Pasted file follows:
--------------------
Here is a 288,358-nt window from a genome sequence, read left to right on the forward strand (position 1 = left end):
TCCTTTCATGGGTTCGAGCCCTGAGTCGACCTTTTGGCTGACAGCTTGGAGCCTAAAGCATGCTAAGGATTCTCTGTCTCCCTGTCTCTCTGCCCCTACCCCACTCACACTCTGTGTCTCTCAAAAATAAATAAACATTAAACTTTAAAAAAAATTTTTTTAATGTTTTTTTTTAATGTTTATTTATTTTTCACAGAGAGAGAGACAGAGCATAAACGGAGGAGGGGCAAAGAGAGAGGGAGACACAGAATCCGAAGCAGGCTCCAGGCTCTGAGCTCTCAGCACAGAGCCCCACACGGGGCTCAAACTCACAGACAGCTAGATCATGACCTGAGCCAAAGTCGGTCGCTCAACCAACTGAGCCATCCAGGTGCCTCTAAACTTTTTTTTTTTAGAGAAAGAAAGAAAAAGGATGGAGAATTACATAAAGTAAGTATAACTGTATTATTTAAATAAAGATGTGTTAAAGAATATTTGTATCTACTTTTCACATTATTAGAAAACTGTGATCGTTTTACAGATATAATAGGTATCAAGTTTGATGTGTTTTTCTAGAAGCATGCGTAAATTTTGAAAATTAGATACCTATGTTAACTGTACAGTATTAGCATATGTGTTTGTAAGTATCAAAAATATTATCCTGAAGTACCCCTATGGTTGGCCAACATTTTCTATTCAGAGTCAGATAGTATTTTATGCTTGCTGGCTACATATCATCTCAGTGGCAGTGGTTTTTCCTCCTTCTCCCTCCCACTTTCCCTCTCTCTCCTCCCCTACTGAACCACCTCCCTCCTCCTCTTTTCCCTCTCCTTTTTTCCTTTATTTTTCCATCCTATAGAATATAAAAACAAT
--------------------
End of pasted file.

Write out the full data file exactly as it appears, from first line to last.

Here is a 288,358-nt window from a genome sequence, read left to right on the forward strand (position 1 = left end):
TCCTTTCATGGGTTCGAGCCCTGAGTCGACCTTTTGGCTGACAGCTTGGAGCCTAAAGCATGCTAAGGATTCTCTGTCTCCCTGTCTCTCTGCCCCTACCCCACTCACACTCTGTGTCTCTCAAAAATAAATAAACATTAAACTTTAAAAAAAATTTTTTTAATGTTTTTTTTTAATGTTTATTTATTTTTCACAGAGAGAGAGACAGAGCATAAACGGAGGAGGGGCAAAGAGAGAGGGAGACACAGAATCCGAAGCAGGCTCCAGGCTCTGAGCTCTCAGCACAGAGCCCCACACGGGGCTCAAACTCACAGACAGCTAGATCATGACCTGAGCCAAAGTCGGTCGCTCAACCAACTGAGCCATCCAGGTGCCTCTAAACTTTTTTTTTTTAGAGAAAGAAAGAAAAAGGATGGAGAATTACATAAAGTAAGTATAACTGTATTATTTAAATAAAGATGTGTTAAAGAATATTTGTATCTACTTTTCACATTATTAGAAAACTGTGATCGTTTTACAGATATAATAGGTATCAAGTTTGATGTGTTTTTCTAGAAGCATGCGTAAATTTTGAAAATTAGATACCTATGTTAACTGTACAGTATTAGCATATGTGTTTGTAAGTATCAAAAATATTATCCTGAAGTACCCCTATGGTTGGCCAACATTTTCTATTCAGAGTCAGATAGTATTTTATGCTTGCTGGCTACATATCATCTCAGTGGCAGTGGTTTTTCCTCCTTCTCCCTCCCACTTTCCCTCTCTCTCCTCCCCTACTGAACCACCTCCCTCCTCCTCTTTTCCCTCTCCTTTTTTCCTTTATTTTTCCATCCTATAGAATATAAAAACAAT